We're coming down the home stretch, but before we get to the main event, we've got four more regular categories to highlight some of the best and worst aspects of 2015's video games. Did you know there's also a recap video and a deliberation podcast over on the GOTY hub that detail our selection process in way more detail? You do now!
Galak-Z’s pause screen flickers, bumps, and bends with the static of an old VHS tape. Each level begins with a procedurally generated title written by a procedurally named author. Finish a season and you’re treated to an end credits and a faux-production company logo bumper pulled straight from 1980s cartoons. Even if we were judging Galak-Z on its wrapper alone, it’s hard to say that any other game this year has as much styyyyyyyyyyyyyle.
But for Galak-Z, “style” is more than just “presentation.” Style permeates the handling of the game’s ship, changing utilitarian turns into acrobatic curves. The focus on style is why, when you transform your ship into its mecha mode, you gain a whole new set of abilities instead of just a simple boost to the ones you already have. Even the weapon upgrade system is about style: Is your anime starship the sort to issue gigantic, explosive bolts of plasma or to fill the screen with glowing, ricocheting blasts of hard light.
Galak-Z is not perfect, but it is easily the most stylish game of the year.
Real Money Card Packs/One-Time Use Items
We tend to be of the mind that games--well, games that are asking you to pay money for them, anyway--probably shouldn't resemble slot machines. Furthermore, games that do have a bit of the "give us some real money, we'll give you some random stuff, should probably limit said random stuff to cosmetic items. Halo 5: Guardians went and built a whole mode around card packs that spit out single-use items that you can use to spawn in with cooler weapons and vehicles in the otherwise-cool Warzone mode. To be fair, Halo 5 does let you earn these packs through playing the game, in case you're in the mood to grind out some free cards, but between this and similar systems popping up in a side mode of Rise of the Tomb Raider, we'd really appreciate it if this sort of stuff were to, you know, please stop?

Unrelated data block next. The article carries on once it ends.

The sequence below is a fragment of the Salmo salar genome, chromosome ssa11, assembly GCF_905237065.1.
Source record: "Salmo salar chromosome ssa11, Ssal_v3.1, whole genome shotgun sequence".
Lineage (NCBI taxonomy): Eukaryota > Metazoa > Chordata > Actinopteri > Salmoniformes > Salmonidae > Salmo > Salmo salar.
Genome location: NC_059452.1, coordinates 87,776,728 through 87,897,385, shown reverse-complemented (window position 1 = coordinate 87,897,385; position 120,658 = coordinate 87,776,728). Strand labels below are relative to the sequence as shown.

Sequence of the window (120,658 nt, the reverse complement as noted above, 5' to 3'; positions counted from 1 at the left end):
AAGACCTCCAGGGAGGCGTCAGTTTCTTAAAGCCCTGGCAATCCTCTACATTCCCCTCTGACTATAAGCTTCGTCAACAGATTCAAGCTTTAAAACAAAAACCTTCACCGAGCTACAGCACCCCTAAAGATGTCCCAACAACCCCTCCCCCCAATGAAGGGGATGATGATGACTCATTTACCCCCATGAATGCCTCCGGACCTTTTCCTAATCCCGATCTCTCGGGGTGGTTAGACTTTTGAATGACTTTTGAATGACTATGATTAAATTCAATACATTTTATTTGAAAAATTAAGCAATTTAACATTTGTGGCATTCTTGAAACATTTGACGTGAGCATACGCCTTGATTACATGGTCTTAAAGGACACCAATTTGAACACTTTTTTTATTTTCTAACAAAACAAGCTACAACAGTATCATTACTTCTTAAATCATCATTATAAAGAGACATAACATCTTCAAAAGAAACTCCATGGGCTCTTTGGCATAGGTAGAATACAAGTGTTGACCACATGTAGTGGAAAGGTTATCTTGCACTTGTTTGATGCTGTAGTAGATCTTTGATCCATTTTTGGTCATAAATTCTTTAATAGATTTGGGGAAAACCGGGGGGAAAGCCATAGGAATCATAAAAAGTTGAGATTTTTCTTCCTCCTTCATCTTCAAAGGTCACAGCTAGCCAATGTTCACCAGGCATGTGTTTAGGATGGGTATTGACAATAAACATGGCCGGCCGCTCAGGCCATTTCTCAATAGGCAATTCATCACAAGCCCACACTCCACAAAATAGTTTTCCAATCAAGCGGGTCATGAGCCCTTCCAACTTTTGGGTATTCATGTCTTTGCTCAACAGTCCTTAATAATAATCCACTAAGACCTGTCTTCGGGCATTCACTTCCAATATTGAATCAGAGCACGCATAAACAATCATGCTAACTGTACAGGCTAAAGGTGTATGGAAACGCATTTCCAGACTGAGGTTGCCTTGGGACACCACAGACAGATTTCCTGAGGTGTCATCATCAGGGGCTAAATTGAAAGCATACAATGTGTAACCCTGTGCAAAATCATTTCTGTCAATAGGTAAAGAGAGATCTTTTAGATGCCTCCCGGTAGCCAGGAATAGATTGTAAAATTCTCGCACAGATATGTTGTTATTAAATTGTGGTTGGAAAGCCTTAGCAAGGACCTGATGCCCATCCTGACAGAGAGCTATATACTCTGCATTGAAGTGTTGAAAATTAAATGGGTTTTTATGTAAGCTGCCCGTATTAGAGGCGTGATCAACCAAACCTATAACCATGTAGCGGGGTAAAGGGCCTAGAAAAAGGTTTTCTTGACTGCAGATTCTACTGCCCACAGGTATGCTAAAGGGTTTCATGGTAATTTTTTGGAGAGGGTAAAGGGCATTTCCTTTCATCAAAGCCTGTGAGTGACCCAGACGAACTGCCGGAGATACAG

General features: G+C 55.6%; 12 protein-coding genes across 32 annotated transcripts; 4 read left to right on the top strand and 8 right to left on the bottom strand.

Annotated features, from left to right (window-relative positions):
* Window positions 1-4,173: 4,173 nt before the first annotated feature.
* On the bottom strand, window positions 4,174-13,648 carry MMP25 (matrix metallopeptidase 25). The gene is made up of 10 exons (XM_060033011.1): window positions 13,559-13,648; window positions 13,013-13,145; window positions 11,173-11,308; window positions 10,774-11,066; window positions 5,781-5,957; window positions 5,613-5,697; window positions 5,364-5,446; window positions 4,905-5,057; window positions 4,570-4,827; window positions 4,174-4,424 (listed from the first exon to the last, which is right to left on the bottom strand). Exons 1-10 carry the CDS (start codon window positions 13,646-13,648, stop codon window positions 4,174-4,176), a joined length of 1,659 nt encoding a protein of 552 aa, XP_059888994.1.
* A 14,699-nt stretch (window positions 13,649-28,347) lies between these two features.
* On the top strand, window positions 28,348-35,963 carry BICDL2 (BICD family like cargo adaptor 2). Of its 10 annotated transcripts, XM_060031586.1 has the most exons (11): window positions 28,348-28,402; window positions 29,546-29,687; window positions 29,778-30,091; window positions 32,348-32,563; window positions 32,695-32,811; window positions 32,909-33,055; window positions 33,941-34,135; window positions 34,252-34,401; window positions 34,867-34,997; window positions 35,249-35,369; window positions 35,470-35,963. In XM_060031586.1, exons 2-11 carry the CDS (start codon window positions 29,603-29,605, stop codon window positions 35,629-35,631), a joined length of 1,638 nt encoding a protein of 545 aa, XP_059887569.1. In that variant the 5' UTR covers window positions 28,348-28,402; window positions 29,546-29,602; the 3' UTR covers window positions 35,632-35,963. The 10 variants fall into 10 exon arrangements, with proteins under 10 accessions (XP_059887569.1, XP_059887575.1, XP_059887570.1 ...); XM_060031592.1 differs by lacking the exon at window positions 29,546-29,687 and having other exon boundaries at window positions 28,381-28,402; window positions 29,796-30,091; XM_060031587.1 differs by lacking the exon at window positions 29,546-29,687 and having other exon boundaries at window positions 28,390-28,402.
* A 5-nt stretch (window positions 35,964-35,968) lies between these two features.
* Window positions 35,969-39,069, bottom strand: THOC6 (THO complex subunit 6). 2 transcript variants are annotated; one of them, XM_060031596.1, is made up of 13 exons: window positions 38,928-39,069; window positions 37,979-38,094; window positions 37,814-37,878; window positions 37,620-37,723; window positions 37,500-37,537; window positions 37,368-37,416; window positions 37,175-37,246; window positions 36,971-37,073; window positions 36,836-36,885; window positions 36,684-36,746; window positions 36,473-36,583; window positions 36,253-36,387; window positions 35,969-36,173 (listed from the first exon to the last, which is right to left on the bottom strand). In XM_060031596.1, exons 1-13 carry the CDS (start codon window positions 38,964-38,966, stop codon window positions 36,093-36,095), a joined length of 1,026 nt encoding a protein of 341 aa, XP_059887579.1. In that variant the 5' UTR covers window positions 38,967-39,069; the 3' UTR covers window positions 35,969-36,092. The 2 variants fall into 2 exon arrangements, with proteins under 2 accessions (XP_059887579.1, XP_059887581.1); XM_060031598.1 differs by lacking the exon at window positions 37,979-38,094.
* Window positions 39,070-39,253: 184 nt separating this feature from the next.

Please stop putting free-to-play-style single-use blind pack systems into your full-priced products. It's kind of uncool.
Runners-up: Still Shipping Broke-Ass Games, Extremely Forced eSports
Worst Game of the Year
No one looks at the 2009 Afro Samurai game as a masterwork of game design, but it’s suddenly a technical and creative marvel when put up against this ill-conceived sequel. Originally planned to be released in several volumes, this schedule for Afro Samurai 2 was scrapped and refunds were offered once the public saw what an absolute mess Volume 1 is. In the rare occasions that it’s functioning like a finished video game, it’s an abysmal third-person action title. In most instances, it’s a genuinely unplayable mess of glitches. Your character will randomly disappear or fall to his death, enemies become invincible for no reason, the backgrounds and audio vanish and reappear at will, and a whole host of other game-breaking bugs permeate the entire experience. It’s rare that a game is so awful that it necessitates refunds, but Afro Samurai 2 is the most broken experience of 2015 by a large margin.
Stop me if you’ve heard this one before: At some point in the future, technological development will allow for the digitalization of human consciousness and the development of hyper-advanced artificial intelligences, resulting in a blurred line between the categories of “human" and "non-human." Enter the protagonist, with a backstory that foreshadows a cheap twist. Enter various supporting characters, each of which could be (maybe?) unreliable. Enter the trolley problem (again and again). If all this sounds familiar, maybe you’ve played a video game in the last year or two, because a lot of this applies to Fallout 4, Cradle, The Fall, The Swapper, and The Talos Principle… but it also applies to SOMA, and unlike (some of) those games, SOMA dodges all of the pitfalls of this formula to provide a satisfying and challenging story.
The majority of SOMA is set in a series of underwater installations, each of which is in some state of abandonment or disrepair. And that’s to say nothing of the biomechanical force that is slowly spreading (growing?) throughout the facility. By digging through personal lockers, reading old email chains, and tinkering with strange computer systems, you’ll slowly piece together an intriguing history of survival and ambition. Character motivations are complex, which means that surprising (even shocking) actions often have relatable motivations--and it helps that their performances are all so solid.
Lots of games offer the occasional ethical dilemma, but in most cases they're little more than pablum. Either there’s a clear “good” or “bad” answer, or the right choice is determinable through some quick calculus of mechanical benefit. But strong characterization, smart world building, and careful framing make SOMA’s questions thought provoking. Every decision is hard, not because you’re not sure which decision is correct, but because you’re not sure which decision is right.
In a year where multiple games use many of the same colors from SOMA’s thematic palette, it still manages to elevate itself above the pack. SOMA never retreats to unearned twists, it spends exactly the right amount of time explaining the “rules” of its sci-fi world, and it’s bold enough to take its premises to their most challenging conclusions. Like the best speculative fiction, SOMA is a game that confronts you.
But please, Frictional, less frustrating monsters next time?